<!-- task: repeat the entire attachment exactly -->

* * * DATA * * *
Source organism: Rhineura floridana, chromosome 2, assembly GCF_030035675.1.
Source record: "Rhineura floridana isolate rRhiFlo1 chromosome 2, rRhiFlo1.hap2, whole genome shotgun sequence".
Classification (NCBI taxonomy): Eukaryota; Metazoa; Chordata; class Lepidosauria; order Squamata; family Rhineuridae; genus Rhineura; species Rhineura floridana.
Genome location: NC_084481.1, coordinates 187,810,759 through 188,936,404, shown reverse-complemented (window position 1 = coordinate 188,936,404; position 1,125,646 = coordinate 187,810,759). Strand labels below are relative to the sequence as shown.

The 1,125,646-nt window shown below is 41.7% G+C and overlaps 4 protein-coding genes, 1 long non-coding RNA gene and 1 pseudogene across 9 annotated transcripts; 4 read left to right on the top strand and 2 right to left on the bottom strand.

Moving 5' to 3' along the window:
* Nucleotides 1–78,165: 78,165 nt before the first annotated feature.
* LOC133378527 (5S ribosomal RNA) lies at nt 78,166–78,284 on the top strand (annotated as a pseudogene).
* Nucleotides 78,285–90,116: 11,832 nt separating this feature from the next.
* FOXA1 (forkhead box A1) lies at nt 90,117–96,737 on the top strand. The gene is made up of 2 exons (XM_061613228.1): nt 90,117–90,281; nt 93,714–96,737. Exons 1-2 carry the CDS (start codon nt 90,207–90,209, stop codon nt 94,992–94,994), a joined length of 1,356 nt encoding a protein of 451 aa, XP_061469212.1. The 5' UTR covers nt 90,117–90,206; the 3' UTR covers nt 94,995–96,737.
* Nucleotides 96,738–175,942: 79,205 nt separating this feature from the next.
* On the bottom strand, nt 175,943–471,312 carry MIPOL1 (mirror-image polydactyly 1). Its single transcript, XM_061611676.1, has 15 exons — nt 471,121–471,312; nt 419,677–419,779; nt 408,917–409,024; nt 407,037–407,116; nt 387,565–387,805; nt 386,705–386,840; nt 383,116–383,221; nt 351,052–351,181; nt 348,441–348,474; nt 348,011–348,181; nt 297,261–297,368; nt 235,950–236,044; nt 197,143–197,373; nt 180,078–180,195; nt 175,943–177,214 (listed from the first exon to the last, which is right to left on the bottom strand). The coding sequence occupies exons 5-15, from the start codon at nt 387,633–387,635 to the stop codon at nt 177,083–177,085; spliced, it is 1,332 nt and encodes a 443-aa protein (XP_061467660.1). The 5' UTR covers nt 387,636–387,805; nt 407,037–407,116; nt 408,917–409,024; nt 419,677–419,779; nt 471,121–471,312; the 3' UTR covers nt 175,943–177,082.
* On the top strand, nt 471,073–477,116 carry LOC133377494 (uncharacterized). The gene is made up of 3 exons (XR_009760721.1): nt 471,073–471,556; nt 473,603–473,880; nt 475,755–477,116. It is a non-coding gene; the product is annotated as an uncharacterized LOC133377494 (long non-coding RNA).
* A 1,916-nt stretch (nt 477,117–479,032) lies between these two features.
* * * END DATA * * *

Source organism: Rhineura floridana, chromosome 2, assembly GCF_030035675.1.
Source record: "Rhineura floridana isolate rRhiFlo1 chromosome 2, rRhiFlo1.hap2, whole genome shotgun sequence".
Classification (NCBI taxonomy): Eukaryota; Metazoa; Chordata; class Lepidosauria; order Squamata; family Rhineuridae; genus Rhineura; species Rhineura floridana.
Genome location: NC_084481.1, coordinates 187,810,759 through 188,936,404, shown reverse-complemented (window position 1 = coordinate 188,936,404; position 1,125,646 = coordinate 187,810,759). Strand labels below are relative to the sequence as shown.

The 1,125,646-nt window shown below is 41.7% G+C and overlaps 4 protein-coding genes, 1 long non-coding RNA gene and 1 pseudogene across 9 annotated transcripts; 4 read left to right on the top strand and 2 right to left on the bottom strand.

Moving 5' to 3' along the window:
* Nucleotides 1–78,165: 78,165 nt before the first annotated feature.
* LOC133378527 (5S ribosomal RNA) lies at nt 78,166–78,284 on the top strand (annotated as a pseudogene).
* Nucleotides 78,285–90,116: 11,832 nt separating this feature from the next.
* FOXA1 (forkhead box A1) lies at nt 90,117–96,737 on the top strand. The gene is made up of 2 exons (XM_061613228.1): nt 90,117–90,281; nt 93,714–96,737. Exons 1-2 carry the CDS (start codon nt 90,207–90,209, stop codon nt 94,992–94,994), a joined length of 1,356 nt encoding a protein of 451 aa, XP_061469212.1. The 5' UTR covers nt 90,117–90,206; the 3' UTR covers nt 94,995–96,737.
* Nucleotides 96,738–175,942: 79,205 nt separating this feature from the next.
* On the bottom strand, nt 175,943–471,312 carry MIPOL1 (mirror-image polydactyly 1). Its single transcript, XM_061611676.1, has 15 exons — nt 471,121–471,312; nt 419,677–419,779; nt 408,917–409,024; nt 407,037–407,116; nt 387,565–387,805; nt 386,705–386,840; nt 383,116–383,221; nt 351,052–351,181; nt 348,441–348,474; nt 348,011–348,181; nt 297,261–297,368; nt 235,950–236,044; nt 197,143–197,373; nt 180,078–180,195; nt 175,943–177,214 (listed from the first exon to the last, which is right to left on the bottom strand). The coding sequence occupies exons 5-15, from the start codon at nt 387,633–387,635 to the stop codon at nt 177,083–177,085; spliced, it is 1,332 nt and encodes a 443-aa protein (XP_061467660.1). The 5' UTR covers nt 387,636–387,805; nt 407,037–407,116; nt 408,917–409,024; nt 419,677–419,779; nt 471,121–471,312; the 3' UTR covers nt 175,943–177,082.
* On the top strand, nt 471,073–477,116 carry LOC133377494 (uncharacterized). The gene is made up of 3 exons (XR_009760721.1): nt 471,073–471,556; nt 473,603–473,880; nt 475,755–477,116. It is a non-coding gene; the product is annotated as an uncharacterized LOC133377494 (long non-coding RNA).
* A 1,916-nt stretch (nt 477,117–479,032) lies between these two features.